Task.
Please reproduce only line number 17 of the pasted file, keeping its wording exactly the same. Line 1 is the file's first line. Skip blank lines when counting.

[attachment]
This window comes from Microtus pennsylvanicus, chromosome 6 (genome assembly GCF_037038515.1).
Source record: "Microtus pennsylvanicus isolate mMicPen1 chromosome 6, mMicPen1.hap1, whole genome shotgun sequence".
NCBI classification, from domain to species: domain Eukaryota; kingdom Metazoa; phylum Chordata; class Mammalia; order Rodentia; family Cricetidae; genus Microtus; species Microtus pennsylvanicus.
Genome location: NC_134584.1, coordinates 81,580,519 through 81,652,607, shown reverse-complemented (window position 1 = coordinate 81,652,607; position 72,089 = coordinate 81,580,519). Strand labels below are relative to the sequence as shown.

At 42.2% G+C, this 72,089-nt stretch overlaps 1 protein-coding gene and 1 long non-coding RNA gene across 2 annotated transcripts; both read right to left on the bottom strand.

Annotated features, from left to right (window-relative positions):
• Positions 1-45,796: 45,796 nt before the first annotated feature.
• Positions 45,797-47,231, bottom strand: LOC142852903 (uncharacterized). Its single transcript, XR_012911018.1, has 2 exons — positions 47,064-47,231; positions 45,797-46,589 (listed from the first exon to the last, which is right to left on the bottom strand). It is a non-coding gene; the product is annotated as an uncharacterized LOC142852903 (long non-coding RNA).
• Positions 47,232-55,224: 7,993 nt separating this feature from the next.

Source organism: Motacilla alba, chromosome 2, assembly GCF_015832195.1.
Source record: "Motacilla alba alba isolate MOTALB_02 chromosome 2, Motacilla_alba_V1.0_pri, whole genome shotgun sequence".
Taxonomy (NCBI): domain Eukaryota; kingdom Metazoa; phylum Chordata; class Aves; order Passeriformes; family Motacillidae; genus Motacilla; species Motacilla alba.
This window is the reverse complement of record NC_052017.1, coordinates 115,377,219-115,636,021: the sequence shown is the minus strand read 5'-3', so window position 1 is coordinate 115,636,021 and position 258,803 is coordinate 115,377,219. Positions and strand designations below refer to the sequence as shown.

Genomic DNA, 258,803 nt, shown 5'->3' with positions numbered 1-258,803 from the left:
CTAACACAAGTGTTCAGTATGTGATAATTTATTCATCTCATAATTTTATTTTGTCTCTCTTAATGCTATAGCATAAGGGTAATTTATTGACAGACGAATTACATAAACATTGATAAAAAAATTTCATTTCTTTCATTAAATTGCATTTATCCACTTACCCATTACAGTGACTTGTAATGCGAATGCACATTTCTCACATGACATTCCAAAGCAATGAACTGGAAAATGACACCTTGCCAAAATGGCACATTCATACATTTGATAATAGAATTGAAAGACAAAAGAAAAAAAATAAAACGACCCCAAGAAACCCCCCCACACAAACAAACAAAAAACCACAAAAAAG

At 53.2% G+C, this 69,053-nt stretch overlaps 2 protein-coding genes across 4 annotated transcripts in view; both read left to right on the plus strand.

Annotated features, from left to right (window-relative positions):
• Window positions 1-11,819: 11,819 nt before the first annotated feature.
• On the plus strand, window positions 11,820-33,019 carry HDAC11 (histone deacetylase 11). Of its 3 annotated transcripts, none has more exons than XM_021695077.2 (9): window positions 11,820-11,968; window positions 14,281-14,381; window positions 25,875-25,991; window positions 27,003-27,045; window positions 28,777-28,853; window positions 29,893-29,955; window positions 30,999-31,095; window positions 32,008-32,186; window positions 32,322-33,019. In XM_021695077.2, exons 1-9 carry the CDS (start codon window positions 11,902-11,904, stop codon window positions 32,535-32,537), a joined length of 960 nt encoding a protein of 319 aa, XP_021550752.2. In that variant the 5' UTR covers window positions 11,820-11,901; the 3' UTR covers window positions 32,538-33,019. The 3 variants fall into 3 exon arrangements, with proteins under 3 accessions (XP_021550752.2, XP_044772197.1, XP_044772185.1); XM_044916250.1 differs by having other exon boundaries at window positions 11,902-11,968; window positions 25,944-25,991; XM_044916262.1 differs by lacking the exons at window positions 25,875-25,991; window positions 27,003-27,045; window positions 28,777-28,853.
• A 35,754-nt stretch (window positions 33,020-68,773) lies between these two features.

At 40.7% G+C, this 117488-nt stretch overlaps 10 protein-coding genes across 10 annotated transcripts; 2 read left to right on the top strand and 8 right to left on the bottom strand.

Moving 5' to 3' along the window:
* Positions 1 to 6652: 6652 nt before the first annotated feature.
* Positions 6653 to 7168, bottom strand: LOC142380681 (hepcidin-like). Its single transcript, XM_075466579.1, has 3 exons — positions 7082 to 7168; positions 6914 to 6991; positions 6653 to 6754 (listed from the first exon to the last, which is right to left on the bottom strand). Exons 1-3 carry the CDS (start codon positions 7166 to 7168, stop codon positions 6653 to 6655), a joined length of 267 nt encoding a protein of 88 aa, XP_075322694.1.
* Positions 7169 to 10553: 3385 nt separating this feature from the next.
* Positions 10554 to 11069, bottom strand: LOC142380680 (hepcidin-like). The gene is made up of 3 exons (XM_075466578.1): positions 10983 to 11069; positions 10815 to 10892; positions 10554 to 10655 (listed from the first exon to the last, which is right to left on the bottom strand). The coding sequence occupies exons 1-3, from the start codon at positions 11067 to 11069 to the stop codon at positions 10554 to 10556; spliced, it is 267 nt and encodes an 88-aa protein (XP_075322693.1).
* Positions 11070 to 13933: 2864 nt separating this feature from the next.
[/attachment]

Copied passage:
Annotated features, from left to right (window-relative positions):